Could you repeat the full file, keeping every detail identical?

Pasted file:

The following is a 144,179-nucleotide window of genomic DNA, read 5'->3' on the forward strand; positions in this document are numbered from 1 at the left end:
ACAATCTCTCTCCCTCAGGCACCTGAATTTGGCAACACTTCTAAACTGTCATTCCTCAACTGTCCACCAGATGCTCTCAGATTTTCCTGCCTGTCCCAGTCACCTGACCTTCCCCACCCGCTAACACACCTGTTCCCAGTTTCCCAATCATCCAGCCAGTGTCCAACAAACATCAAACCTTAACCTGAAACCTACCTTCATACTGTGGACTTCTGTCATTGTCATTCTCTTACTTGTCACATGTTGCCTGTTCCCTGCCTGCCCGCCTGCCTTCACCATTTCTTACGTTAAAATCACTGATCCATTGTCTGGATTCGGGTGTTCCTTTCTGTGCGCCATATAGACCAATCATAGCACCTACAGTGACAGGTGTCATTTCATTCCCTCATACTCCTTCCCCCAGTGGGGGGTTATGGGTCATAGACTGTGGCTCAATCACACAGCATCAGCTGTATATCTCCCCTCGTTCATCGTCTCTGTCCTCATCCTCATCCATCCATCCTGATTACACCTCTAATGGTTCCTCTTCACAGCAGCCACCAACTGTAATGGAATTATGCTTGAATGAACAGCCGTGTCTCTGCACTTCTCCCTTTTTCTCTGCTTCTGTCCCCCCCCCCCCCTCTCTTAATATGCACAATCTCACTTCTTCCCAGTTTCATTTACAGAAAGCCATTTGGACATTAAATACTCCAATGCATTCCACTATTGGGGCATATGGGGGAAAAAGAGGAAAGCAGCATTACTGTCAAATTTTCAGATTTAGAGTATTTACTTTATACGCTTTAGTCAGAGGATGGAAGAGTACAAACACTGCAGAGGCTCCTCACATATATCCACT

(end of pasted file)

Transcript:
The following is a 144,179-nucleotide window of genomic DNA, read 5'->3' on the forward strand; positions in this document are numbered from 1 at the left end:
ACAATCTCTCTCCCTCAGGCACCTGAATTTGGCAACACTTCTAAACTGTCATTCCTCAACTGTCCACCAGATGCTCTCAGATTTTCCTGCCTGTCCCAGTCACCTGACCTTCCCCACCCGCTAACACACCTGTTCCCAGTTTCCCAATCATCCAGCCAGTGTCCAACAAACATCAAACCTTAACCTGAAACCTACCTTCATACTGTGGACTTCTGTCATTGTCATTCTCTTACTTGTCACATGTTGCCTGTTCCCTGCCTGCCCGCCTGCCTTCACCATTTCTTACGTTAAAATCACTGATCCATTGTCTGGATTCGGGTGTTCCTTTCTGTGCGCCATATAGACCAATCATAGCACCTACAGTGACAGGTGTCATTTCATTCCCTCATACTCCTTCCCCCAGTGGGGGGTTATGGGTCATAGACTGTGGCTCAATCACACAGCATCAGCTGTATATCTCCCCTCGTTCATCGTCTCTGTCCTCATCCTCATCCATCCATCCTGATTACACCTCTAATGGTTCCTCTTCACAGCAGCCACCAACTGTAATGGAATTATGCTTGAATGAACAGCCGTGTCTCTGCACTTCTCCCTTTTTCTCTGCTTCTGTCCCCCCCCCCCCCTCTCTTAATATGCACAATCTCACTTCTTCCCAGTTTCATTTACAGAAAGCCATTTGGACATTAAATACTCCAATGCATTCCACTATTGGGGCATATGGGGGAAAAAGAGGAAAGCAGCATTACTGTCAAATTTTCAGATTTAGAGTATTTACTTTATACGCTTTAGTCAGAGGATGGAAGAGTACAAACACTGCAGAGGCTCCTCACATATATCCACT